Southwest Colorado’s Small Business Development Center continues to lead the way in creating economic growth, according to an annual report from the Colorado Office of Economic Development and International Trade.
“We are typically right at the top of the Colorado SBDC network, which includes 15 centers from across the state,” said Joe Keck, director of the SBDC of Southwest Colorado at Fort Lewis College.
The Colorado SBDC annual report for 2011 indicates the district that’s home to Keck’s local arm of the statewide organization helped foster more than $46 million in capital for business creation last year. That’s compared to about $34 million in combined capital creation among the three Denver-area districts. And the branch run by Keck at Fort Lewis College generated almost half of the capital creation in the southwestern district.
One reason for the success: “We are about the most partnered organization you will ever come across,” Keck said.
The local SBDC covers five Southwest Colorado counties and partners with the Fort Lewis College, Region 9 Economic Development District of Southwest Colorado, the Alliance, several area businesses and more than 35 local business advisers. The organization is part of a SBDC district that covers most of Southwest Colorado, from Grand Junction to the New Mexico line.
The center strives to connect businesses and with critical training, lending and programs to ensure success and job creation, Keck said.
It offers services that would otherwise be hard to provide, and the duties keep two local SBDC full-time employees busy.
In addition to the partnering agencies, Keck applauded the work of the 35 local business advisers who give generously of their time. He noted the vast variety of backgrounds and areas of expertise among the business advisers is helpful.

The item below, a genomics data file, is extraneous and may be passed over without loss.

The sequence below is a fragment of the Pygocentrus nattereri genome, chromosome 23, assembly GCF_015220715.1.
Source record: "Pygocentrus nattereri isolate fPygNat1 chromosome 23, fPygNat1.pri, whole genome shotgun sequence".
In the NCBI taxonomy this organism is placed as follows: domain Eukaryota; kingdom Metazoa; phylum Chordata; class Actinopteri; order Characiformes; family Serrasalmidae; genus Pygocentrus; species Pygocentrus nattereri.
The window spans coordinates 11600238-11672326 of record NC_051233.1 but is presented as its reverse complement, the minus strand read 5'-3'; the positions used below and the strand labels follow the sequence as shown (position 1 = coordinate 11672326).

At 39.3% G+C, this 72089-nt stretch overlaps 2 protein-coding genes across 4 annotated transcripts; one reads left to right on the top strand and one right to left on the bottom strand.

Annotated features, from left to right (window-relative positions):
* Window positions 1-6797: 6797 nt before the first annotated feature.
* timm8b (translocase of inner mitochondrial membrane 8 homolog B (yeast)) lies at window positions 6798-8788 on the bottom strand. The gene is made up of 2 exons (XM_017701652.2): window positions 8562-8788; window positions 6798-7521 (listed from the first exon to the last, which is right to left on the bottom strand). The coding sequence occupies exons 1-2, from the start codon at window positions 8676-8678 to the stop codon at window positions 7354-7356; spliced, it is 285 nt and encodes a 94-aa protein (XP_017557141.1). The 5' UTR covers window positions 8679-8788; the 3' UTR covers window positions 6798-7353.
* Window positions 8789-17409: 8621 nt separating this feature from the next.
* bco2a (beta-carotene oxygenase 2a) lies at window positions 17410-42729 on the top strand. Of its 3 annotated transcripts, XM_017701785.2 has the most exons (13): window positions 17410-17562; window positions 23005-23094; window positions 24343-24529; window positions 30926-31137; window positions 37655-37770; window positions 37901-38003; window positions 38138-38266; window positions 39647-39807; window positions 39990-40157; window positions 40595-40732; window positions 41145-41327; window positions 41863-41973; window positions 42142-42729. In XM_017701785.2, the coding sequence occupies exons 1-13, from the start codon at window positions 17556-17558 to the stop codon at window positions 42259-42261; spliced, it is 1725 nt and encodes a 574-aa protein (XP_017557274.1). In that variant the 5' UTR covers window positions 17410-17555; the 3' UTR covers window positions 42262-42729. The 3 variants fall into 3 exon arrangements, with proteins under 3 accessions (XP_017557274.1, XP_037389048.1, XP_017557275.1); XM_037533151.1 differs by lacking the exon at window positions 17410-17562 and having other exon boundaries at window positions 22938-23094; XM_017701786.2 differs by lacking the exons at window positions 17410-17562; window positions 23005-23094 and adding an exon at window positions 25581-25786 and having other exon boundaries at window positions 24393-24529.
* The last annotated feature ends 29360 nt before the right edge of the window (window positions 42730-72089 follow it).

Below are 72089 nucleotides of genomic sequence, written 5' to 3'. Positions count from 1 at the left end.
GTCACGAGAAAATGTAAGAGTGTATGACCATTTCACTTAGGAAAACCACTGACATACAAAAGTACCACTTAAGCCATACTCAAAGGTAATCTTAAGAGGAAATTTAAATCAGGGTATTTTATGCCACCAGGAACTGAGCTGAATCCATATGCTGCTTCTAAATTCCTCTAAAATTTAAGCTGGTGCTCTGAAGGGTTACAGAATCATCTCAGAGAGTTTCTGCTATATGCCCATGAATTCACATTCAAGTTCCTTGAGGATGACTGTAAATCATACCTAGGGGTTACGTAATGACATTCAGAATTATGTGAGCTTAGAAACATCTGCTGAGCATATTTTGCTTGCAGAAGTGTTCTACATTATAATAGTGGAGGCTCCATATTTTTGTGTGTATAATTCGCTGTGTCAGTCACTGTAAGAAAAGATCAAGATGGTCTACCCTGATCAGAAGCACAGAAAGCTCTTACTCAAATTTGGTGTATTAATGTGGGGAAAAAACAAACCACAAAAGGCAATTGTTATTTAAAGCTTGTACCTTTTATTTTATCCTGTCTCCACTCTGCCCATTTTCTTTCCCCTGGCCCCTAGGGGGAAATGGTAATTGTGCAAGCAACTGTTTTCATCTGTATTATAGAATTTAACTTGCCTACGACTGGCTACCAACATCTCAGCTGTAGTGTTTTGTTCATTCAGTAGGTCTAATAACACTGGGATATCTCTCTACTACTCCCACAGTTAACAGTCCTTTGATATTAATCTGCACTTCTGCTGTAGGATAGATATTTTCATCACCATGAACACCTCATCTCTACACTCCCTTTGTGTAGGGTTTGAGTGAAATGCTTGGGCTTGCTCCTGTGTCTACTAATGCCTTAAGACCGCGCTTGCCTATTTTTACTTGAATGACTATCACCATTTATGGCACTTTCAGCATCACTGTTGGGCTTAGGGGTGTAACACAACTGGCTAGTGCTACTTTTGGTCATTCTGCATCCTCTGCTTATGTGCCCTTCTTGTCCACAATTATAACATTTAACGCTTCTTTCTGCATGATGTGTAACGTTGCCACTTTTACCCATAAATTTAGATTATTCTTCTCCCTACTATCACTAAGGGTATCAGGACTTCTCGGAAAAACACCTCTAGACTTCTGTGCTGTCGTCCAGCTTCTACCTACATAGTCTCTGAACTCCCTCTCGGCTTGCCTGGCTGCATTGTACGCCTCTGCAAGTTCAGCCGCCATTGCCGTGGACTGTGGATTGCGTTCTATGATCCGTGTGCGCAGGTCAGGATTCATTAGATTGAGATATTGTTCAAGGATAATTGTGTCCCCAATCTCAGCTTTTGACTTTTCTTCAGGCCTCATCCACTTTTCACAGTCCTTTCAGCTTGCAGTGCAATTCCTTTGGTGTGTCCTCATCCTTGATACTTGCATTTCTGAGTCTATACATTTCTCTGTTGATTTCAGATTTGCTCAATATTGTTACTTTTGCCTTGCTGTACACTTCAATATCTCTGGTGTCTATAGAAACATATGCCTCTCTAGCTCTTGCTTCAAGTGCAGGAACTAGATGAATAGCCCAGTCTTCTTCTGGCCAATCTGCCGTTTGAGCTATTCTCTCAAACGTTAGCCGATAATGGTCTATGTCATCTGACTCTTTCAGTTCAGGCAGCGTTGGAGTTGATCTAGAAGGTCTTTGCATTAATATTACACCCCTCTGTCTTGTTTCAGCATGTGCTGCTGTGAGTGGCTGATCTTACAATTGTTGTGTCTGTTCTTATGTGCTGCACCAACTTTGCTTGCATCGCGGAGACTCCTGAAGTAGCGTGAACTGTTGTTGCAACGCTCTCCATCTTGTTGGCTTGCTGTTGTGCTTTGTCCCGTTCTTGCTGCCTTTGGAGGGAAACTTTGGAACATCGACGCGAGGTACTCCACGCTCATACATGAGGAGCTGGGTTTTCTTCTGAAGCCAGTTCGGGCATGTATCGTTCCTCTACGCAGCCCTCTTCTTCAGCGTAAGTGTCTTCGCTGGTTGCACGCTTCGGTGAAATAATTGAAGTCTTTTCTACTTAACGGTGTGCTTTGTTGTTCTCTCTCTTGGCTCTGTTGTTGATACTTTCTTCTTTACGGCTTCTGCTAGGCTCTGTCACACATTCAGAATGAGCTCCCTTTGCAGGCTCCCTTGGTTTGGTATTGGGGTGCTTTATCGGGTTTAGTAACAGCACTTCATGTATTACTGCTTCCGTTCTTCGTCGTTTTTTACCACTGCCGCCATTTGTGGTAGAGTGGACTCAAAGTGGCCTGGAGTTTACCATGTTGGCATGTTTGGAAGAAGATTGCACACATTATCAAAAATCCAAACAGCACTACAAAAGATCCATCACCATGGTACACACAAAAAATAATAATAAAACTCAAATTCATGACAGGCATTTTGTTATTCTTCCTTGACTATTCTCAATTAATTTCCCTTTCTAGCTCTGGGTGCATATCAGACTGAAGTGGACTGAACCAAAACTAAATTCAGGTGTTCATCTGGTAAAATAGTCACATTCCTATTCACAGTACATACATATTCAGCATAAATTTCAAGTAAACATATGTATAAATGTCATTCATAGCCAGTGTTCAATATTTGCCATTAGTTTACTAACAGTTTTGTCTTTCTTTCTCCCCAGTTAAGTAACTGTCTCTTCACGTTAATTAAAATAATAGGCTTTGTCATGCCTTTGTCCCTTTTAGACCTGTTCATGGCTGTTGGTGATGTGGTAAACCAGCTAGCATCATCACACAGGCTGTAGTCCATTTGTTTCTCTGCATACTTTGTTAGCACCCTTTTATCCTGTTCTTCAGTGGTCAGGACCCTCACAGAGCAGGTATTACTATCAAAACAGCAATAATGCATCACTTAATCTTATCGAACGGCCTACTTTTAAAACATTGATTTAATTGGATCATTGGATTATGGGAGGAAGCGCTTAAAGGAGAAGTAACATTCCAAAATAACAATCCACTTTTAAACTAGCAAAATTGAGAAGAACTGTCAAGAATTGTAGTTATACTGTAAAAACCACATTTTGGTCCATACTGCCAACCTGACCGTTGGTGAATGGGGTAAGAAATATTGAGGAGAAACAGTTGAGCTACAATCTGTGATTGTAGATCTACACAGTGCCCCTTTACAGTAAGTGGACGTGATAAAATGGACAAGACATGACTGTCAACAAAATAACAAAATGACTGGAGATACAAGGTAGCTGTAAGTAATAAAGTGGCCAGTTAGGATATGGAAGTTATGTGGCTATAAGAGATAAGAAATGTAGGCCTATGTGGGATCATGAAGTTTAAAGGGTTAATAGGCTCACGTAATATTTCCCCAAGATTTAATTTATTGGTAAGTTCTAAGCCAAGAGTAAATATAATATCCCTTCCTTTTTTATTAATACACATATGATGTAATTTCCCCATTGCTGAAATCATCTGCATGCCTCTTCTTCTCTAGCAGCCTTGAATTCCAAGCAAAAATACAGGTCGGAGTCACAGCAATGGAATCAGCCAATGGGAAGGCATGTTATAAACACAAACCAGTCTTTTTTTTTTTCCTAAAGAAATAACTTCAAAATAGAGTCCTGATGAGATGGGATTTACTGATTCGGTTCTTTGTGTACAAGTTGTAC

The local SBDC counseled more than 400 clients last year and donated more than 450 hours, he said. If paid for the work it did, Keck said the advisers’ donations would have had a value of nearly $50,0000.
“(They all) work pretty diligently to make a difference to small businesses in the region,” he said.
Local business owners acknowledge the value of what they have received at the center. The low-cost training programs, professional advice and business-plan advice helped make a difference for numerous start-ups and existing businesses over the past few years.
“It’s amazing. I just cannot say enough good things about those guys,” said Sandy Kobrock, co-owner of Pass Creek Yurt and Wolf Creek Avalanche School, said last year. “If it wasn’t for them, I probably would have given up. They’ve been great in guiding me and helping me grow my business.”
Her business tripled when she started working with the SBDC, Kobrock said.
Others, including Heather Hinsley, owner of Cake Cafe, have offered similar accolades.
The center’s successes, Keck said, don’t mean the local small-business center is done striving for more and refining its existing efforts.
Keck said this year the organization is focused on growing its business-adviser network still more. The center wants to ensure there’s an adviser available to businesses in each of the counties they cover, saving their clients gas and time that could be focused on growing their companies and creating jobs.
Advisers are in especially short supply in the Dolores and San Juan County areas, Keck said.
The center also is planning an educational series on how to fund new and existing businesses and how to find and access resources through regional banks, government agencies and equity investors.
The educational series will add to the approximately 90 workshops the center offers in the five-county area annually.